Shopping, talking, walking and rushing. People in the concrete jungle.
A mother drags her reluctant offspring up the main street in Killarney in early February. She was in a hurry but he didn’t want to be rushed.
Mom won the battle!
PS. today is Daffodil Day, I’ve made a theme header you can use on your blog if you want to spread the word about cancer research and the importance of their fund raising events.
A child looking out the back window of a bus.
Weird colours and look due to some experimenting with new plugins. Way overblown I know but I gotta have some fun sometimes!
Revelers who were obviously having a great time at the St. Patrick’s Day Parade in Cork!
Big and crazy hats were the order of the day for many visitors and spectators
Crowd Safety officials had their hands full with the large crowd at the St. Patrick’s Day parade in Cork. I think they’re worried.
A carousel in Emmet’s Place attracted parents and kids and did a roaring business after the short St. Patrick’s Day parade in Cork. Each time themachine came to a halt parents and children alike both rushed up to grab their places!
Do you recklessly walk around urban areas with your camera like I do? Are you worried?
A few days ago I received an email from John Hennessy asking me about street photography and especially what rights and responsibilities do I as a photographer have when out with my camera on the street.
Many moons ago I linked to this article on photographers rights in Ireland but it’s worth revisiting again because of the comments added since. Comment 11 by Bill is especially useful going into further detail about different scenarios but also making it obvious that the law really hasn’t been tested or is complete.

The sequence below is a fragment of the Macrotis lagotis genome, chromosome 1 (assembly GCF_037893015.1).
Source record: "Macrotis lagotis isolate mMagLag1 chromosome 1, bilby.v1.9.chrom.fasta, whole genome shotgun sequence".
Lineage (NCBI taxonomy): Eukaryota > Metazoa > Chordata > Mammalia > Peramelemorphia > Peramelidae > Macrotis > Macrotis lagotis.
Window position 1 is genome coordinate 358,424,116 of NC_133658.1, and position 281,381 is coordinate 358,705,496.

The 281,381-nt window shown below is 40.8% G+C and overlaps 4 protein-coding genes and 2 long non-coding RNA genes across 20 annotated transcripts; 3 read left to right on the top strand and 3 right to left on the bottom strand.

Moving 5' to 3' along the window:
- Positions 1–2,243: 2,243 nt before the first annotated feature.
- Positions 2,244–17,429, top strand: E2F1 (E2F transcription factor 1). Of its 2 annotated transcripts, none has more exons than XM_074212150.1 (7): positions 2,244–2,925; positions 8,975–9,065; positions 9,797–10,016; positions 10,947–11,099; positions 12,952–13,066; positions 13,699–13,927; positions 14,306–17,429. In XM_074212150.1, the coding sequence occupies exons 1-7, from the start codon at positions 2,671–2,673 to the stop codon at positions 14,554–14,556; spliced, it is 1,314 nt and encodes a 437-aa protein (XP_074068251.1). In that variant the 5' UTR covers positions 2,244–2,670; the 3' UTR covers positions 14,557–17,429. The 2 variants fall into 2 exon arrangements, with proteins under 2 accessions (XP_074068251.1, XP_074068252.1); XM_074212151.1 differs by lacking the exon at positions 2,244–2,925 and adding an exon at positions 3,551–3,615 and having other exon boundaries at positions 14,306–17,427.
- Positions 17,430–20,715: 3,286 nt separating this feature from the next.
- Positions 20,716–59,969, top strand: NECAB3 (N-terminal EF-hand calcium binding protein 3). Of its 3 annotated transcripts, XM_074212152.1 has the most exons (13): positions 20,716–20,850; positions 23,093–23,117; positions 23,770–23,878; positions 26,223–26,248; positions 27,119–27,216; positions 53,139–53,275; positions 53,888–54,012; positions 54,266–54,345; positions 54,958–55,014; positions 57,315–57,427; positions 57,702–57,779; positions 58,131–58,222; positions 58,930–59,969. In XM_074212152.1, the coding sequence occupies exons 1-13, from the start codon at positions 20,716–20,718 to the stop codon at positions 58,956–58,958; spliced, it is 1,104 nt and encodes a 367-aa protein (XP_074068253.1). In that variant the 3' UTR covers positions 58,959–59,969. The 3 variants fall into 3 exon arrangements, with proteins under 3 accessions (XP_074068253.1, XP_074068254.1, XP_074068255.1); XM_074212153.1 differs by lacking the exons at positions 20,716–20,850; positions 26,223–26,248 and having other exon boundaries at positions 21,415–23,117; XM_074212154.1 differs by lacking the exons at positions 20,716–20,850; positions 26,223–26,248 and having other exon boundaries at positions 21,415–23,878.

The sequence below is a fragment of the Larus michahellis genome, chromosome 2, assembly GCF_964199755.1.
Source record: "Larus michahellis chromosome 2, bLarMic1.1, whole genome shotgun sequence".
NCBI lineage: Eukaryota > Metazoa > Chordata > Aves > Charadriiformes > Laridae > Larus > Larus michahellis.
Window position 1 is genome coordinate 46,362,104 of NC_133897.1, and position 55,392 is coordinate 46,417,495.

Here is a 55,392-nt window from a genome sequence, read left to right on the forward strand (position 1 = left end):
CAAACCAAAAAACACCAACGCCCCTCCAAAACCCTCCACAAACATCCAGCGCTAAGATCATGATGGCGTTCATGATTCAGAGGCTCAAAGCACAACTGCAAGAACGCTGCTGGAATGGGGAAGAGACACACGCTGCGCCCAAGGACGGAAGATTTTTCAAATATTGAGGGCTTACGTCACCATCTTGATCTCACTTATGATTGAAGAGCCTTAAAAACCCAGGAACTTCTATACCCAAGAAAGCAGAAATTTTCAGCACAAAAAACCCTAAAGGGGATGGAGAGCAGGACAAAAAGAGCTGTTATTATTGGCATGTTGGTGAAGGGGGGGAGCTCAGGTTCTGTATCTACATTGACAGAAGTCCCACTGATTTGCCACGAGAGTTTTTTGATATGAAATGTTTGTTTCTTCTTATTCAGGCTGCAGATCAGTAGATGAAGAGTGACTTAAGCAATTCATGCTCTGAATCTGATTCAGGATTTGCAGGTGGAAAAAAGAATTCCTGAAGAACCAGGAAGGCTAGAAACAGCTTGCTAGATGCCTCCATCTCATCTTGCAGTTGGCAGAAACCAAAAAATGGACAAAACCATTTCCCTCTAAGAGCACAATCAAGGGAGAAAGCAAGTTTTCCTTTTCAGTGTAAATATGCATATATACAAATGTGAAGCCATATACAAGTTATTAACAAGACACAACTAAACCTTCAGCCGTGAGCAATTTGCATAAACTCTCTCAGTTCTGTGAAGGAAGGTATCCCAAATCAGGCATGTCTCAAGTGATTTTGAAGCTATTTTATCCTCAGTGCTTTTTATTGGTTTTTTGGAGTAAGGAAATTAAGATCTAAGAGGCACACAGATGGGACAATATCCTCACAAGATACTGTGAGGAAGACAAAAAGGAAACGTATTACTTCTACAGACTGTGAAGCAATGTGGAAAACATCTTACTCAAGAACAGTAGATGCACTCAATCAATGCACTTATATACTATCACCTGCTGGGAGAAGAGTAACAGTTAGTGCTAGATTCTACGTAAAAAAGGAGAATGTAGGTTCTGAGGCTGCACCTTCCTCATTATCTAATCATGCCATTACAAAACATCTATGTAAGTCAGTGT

Irish law has been quite grey in a few areas when in comes to photography and publication of certain types of photos. For example the taking of a photo of a garda while on duty is not illegal however the publication of said photo is, if the member of the force is identifiable.
The photography of minors is a very dangerous area for any photographer and one area I avoid like the plague.
Blasphemy is still illegal in this country, therefore pictures that are considered so will get you into all sorts of hot stuff. This extends to artistic photos too.
A post on Digital Photography School asks Do Photographers have Rights? There are links to photographer’s rights articles from around the world so if you’re going to do a little traveling it might be a good place to start before you get into trouble!
Jpg Magazine’s issue 9 was dedicated to street photography and Chris Weeks reviewed it. You can download a PDF sample of the issue which I have done, but I haven’t got around to reading it yet. Chris likes it but he doesn’t pull any punches in his review. His review is harsh but I’m tempted to subscribe now..
As a rule I don’t photograph the homeless very often but I don’t think the sleeping gentleman in this photo was homeless. Rather a heavy night on the town I suspect.
This was snapped while walking past Marks & Spencers on Patrick’s Street last year. I spotted the security people and had the camera ready without breaking stride.
I wonder what happened next?
A dad waits for his better half to come out of a clothes shop on Patrick’s Street.